— Atlantic Monthly, Volume 8, No. 47, September, 1861 • Various

... as I knew her, never existed to compare with her. Ce qui est bien la preuve que je ne la connaissais pas! I thought I did, which was my error. I have a fatal habit of trusting to my observation less than to my divining wit; and La Rochefoucauld is right: 'on est quelquefois un sot avec de l'esprit; mais on ne Pest jamais avec du jugement.' Well! better be deceived in a character than ...
— The Shaving of Shagpat • George Meredith

... Consul slavery and the slave-trade was restored in An X (1799).[3] The trade was finally abolished by Napoleon during the Hundred Days by a decree, March 29, 1815, which briefly declared: "A dater de la publication du present Decret, la Traite des Noirs est abolie."[4] The Treaty of Paris eventually ...
— The Suppression of the African Slave Trade to the United States of America - 1638-1870 • W. E. B. Du Bois

... of Catholic Missions rest on one of the most fundamental doctrines of our Faith, the Catholicity of the Church. "The Church Catholic," says the great theologian Suarez, "means the Church Universal—Ecclesiam esse catholicam, idem est ac esse universalem" (Disput. de Ecclesia IX., sect. VIII., No. 5). This universality of Christ's Church implies the idea of solidarity, whereby in her living and indivisible unity She is always and everywhere the same. The Church, like a perfect vital organism, is a divine organic whole, ...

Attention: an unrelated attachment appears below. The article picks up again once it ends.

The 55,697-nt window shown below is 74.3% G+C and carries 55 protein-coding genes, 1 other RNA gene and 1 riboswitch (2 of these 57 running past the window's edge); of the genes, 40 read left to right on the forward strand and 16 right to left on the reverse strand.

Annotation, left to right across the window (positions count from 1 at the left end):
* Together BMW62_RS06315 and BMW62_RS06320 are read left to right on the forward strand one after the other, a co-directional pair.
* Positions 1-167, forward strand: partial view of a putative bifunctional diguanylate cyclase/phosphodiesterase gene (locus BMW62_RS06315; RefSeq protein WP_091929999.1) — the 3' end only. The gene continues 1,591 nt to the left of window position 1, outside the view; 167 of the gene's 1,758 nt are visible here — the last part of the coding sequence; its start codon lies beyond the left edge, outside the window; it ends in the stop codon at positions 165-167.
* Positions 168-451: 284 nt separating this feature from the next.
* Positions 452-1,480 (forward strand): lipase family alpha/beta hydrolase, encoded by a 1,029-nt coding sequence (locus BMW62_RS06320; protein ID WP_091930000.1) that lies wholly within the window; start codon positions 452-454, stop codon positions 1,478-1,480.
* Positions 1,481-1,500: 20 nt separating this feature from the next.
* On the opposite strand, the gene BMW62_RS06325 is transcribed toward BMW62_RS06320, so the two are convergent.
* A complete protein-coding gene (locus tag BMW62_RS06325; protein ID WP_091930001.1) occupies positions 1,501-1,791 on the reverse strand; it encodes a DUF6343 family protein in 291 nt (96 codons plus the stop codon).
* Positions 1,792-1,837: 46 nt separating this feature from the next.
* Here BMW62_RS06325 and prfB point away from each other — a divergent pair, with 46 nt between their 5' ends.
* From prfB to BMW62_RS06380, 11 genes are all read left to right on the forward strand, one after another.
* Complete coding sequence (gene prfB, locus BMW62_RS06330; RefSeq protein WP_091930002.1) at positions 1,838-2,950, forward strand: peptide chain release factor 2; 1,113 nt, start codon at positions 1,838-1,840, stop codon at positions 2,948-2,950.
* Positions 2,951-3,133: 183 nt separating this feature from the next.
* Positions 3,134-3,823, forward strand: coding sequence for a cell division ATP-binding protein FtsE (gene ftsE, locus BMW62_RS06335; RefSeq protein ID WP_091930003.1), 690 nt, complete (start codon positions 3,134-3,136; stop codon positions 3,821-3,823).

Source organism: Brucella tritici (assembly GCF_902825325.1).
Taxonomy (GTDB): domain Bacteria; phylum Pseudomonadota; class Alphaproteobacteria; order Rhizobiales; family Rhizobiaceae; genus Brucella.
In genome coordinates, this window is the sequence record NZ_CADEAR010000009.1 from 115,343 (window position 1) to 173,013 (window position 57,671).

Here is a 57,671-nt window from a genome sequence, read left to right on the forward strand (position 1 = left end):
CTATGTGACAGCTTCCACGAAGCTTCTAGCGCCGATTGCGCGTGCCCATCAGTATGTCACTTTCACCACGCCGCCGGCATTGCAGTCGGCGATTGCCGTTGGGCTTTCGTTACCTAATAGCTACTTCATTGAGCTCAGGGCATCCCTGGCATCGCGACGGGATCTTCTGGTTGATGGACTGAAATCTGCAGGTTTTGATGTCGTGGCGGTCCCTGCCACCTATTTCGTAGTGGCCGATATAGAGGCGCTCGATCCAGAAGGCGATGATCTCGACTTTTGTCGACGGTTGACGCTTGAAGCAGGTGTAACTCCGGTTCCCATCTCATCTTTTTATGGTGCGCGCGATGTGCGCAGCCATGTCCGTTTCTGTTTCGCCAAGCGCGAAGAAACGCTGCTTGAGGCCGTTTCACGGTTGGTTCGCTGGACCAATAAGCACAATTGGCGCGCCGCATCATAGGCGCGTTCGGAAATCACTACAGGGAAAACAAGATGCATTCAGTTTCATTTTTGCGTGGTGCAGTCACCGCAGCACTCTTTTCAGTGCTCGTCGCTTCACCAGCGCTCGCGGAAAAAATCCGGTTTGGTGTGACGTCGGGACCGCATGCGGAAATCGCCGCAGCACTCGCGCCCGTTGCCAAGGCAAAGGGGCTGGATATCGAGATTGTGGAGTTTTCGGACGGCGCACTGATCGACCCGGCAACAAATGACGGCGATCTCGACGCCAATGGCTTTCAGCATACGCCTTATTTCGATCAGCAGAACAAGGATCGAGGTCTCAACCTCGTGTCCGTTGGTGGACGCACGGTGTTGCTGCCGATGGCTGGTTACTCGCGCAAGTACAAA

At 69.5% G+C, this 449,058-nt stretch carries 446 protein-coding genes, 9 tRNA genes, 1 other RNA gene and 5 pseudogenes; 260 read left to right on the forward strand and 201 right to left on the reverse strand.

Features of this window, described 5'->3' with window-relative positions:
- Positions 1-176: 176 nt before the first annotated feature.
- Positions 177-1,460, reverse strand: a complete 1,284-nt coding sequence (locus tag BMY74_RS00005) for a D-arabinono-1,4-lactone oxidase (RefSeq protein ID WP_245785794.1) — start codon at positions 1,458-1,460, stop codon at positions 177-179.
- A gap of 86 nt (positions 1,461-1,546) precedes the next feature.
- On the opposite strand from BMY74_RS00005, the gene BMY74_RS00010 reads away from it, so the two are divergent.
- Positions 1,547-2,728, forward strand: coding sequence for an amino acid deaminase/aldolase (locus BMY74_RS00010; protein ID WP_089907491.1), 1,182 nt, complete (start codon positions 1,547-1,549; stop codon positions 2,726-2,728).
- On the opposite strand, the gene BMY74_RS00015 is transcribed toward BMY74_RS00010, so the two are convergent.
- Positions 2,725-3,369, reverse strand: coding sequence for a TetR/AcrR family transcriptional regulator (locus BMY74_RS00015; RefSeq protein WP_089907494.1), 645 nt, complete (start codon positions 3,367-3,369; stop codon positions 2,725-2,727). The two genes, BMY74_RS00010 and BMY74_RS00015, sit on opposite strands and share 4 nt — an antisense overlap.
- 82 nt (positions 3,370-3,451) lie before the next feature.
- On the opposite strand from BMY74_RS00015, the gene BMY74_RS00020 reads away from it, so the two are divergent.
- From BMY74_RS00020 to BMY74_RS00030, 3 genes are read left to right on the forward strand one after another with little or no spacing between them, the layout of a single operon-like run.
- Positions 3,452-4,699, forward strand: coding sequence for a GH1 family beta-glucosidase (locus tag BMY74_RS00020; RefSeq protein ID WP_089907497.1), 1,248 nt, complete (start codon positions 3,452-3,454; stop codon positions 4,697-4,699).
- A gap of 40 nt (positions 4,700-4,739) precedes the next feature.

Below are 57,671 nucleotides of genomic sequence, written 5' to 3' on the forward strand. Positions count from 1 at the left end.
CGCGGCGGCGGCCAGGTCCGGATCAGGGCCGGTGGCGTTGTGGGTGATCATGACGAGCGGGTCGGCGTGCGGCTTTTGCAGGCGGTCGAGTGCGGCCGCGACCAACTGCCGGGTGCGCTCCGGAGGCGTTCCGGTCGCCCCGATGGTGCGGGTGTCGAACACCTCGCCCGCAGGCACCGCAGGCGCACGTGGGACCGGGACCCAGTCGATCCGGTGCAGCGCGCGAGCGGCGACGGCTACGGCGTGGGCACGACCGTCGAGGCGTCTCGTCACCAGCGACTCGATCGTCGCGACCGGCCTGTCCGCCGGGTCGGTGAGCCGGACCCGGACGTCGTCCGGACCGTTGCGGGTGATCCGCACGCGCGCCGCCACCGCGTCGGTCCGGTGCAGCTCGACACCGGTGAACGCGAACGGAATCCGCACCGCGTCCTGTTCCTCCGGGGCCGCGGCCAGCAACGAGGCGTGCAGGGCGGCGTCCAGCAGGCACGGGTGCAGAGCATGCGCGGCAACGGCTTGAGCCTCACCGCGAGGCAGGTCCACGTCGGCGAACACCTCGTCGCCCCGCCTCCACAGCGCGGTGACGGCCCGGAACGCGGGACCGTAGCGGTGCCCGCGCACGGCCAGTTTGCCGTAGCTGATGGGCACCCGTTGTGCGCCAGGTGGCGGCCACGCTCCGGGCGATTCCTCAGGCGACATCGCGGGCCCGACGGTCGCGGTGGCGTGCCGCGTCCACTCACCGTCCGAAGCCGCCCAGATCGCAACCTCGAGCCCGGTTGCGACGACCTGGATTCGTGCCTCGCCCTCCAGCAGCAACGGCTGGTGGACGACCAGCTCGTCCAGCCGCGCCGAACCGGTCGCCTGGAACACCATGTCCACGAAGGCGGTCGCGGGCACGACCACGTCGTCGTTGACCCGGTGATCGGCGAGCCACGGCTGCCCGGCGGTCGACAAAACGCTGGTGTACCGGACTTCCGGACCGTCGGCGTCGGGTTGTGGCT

— Catholic Problems in Western Canada • George Thomas Daly

... Hospital, with a haggard face, asked me if I could give him some eau-de-Cologne and Bovril for a wounded officer with a gangrenous leg—lying on the station. Sister X. and I took some down, also morphia, and fed them all—frightful cases on stretchers in the waiting-room. They are for our train when we can ...
— Diary of a Nursing Sister on the Western Front, 1914-1915 • Anonymous

... that two-thirds of an inch of ground coffee should be leveled and compressed into a half-inch thickness before the boiling water was introduced. Practically the same result was achieved in the De Belloy and Hadrot pots, also provided with water-spreaders and pluggers, but the same mathematical exactitude in the matter of the depth of the ground coffee before the percolation started was not assured. De Belloy's ...
— All About Coffee • William H. Ukers

... merit, whom he put to death with the most cruel tortures, and without any one coming forward to avenge him, because, when writing familiarly to his wife, he had put a postscript in Greek, "sy de noei, kai stephe ten pylen."—"Do you take care and adorn the gate," which is a common expression to let the hearer know that something of importance ...